This is not just Western propaganda; I’ve seen the ghost cities first hand and walked around the empty offices and hotels.
Chinese officials try to defend the ghost cities by claiming they are built for the future. That’s nonsense. Modern construction is impressive, but it’s also high maintenance. Those shiny new buildings require occupants, rents and continual maintenance to remain shiny and functional. The ghost cities will be obsolete long before they are ever occupied.
Other examples of investment waste include over-the-top white elephant public structures such as train stations with marble facades, 128 escalators (mostly empty), 100-foot ceilings, digital advertising and few passengers. The list can be extended to include airports, canals, highways and ports, some of which are needed and many of which are pure waste.
Communist party leaders endorse these wasteful projects because they have positive effects in terms of job creation, steel fabrication, glass installation and construction. However, those effects are purely temporary until the project is completed. The costs are paid with borrowed money that can never be repaid.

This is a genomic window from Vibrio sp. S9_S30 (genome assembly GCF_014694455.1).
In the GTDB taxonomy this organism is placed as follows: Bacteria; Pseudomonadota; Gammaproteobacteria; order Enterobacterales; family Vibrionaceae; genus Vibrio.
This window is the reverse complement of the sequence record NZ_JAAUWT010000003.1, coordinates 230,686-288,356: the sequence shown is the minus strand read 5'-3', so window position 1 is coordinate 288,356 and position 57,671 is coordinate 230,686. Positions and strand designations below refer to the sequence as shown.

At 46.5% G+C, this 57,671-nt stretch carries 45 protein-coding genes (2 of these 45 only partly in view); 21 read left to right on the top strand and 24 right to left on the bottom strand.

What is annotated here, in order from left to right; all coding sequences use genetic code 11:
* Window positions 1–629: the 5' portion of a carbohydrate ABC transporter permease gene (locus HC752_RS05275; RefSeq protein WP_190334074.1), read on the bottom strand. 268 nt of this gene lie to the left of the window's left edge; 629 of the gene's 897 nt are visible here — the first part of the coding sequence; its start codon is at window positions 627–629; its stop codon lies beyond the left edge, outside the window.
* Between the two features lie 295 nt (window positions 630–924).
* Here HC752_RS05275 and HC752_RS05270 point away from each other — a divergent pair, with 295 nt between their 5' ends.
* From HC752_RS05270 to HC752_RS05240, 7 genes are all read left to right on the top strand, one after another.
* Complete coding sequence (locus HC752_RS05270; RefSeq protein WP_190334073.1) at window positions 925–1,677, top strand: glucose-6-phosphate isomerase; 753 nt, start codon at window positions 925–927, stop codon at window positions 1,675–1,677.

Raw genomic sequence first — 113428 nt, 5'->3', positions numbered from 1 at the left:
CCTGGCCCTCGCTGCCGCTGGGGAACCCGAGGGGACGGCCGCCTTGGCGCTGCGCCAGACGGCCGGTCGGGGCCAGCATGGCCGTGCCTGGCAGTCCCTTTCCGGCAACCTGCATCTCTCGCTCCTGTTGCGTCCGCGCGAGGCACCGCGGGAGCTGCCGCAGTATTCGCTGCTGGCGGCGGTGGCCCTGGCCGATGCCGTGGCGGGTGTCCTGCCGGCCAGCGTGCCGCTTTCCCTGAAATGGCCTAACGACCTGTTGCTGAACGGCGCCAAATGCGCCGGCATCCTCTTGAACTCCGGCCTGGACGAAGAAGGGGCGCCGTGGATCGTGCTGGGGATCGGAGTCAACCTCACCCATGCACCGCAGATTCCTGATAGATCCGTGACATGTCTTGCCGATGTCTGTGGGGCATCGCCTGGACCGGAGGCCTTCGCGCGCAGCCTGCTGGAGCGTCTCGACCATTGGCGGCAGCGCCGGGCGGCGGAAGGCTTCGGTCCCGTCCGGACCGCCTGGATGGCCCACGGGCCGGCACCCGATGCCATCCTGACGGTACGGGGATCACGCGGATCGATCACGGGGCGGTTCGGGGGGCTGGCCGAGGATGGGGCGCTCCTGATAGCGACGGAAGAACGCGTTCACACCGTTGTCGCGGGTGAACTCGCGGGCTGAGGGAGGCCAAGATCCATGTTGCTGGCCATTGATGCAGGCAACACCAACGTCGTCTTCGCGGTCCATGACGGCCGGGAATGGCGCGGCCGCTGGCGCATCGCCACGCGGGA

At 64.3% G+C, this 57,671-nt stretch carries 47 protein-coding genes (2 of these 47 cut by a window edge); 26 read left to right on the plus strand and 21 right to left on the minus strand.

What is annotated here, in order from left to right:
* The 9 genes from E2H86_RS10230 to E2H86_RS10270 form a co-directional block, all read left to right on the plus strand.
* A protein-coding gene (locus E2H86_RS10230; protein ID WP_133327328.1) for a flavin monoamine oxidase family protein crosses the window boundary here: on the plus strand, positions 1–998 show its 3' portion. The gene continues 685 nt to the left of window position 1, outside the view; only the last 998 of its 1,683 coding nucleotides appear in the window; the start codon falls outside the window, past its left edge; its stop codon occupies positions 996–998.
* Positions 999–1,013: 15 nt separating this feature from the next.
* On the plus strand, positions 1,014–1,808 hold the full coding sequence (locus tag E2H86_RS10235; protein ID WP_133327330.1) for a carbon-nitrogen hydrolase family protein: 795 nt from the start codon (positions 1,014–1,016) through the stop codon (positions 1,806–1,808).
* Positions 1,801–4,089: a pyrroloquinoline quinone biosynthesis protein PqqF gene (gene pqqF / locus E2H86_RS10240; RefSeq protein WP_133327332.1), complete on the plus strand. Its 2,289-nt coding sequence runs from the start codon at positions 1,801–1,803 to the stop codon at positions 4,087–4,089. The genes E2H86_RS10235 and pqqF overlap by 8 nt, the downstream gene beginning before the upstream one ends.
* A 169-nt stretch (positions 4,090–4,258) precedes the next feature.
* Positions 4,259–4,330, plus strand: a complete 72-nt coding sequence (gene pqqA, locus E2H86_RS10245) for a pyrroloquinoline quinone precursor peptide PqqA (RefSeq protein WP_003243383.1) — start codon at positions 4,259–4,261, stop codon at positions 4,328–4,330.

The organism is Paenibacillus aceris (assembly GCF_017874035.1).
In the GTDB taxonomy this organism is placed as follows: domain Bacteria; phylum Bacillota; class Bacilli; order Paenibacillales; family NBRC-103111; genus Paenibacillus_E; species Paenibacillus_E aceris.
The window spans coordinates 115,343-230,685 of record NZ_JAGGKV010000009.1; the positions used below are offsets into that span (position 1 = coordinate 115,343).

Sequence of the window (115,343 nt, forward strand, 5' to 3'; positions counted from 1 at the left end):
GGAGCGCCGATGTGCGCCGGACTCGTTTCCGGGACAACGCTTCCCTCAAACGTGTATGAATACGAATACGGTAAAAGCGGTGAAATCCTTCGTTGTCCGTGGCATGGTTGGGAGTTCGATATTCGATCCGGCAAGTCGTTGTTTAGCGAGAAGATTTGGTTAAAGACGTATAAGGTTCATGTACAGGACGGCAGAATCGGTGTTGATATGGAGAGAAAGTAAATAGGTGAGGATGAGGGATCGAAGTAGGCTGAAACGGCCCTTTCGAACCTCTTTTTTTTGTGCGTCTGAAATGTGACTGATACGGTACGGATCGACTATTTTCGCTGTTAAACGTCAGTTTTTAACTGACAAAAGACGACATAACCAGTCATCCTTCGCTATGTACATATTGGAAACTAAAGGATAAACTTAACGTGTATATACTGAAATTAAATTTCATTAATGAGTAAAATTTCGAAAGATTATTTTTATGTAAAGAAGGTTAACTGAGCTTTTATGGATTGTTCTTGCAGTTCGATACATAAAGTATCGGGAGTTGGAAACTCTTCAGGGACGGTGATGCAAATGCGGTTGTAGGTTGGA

China might report 6.8% growth in GDP, but when the waste is stripped out the actual growth is closer to 4.5%. Meanwhile, China’s debts grow faster than the economy and its debt-to-GDP ratio is even worse than the U.S.
All of this would be sustainable if China had an unlimited ability to rollover and expand its debt and ample reserves to deal with a banking or liquidity crisis. It doesn’t. China’s financial fragility was revealed during the 2014-2016 partial collapse of its capital account.
China had about $4 trillion in its capital account in early 2014. That amount had fallen to about $3 trillion by late 2016. Much of that collapse was due to capital flight for fear of Chinese devaluation (which did occur in August 2015 and again in December 2015).
China’s $3 trillion of remaining reserves is not as impressive as it sounds. $1 trillion of that amount is invested in illiquid assets (hedge funds, private equity funds, direct investments, etc.) This is real wealth, but it’s not available on short notice to defend the currency or prop up banks.
Another $1 trillion of Chinese reserves are needed as a precautionary fund to bail-out the Chinese banking system. Many observers are relaxed about the insolvency of Chinese banks because they are confident about China’s ability to rescue them. They may be right about that, but it’s not free. China needs to keep $1 trillion of dry powder to save the banks, so that money’s off the table.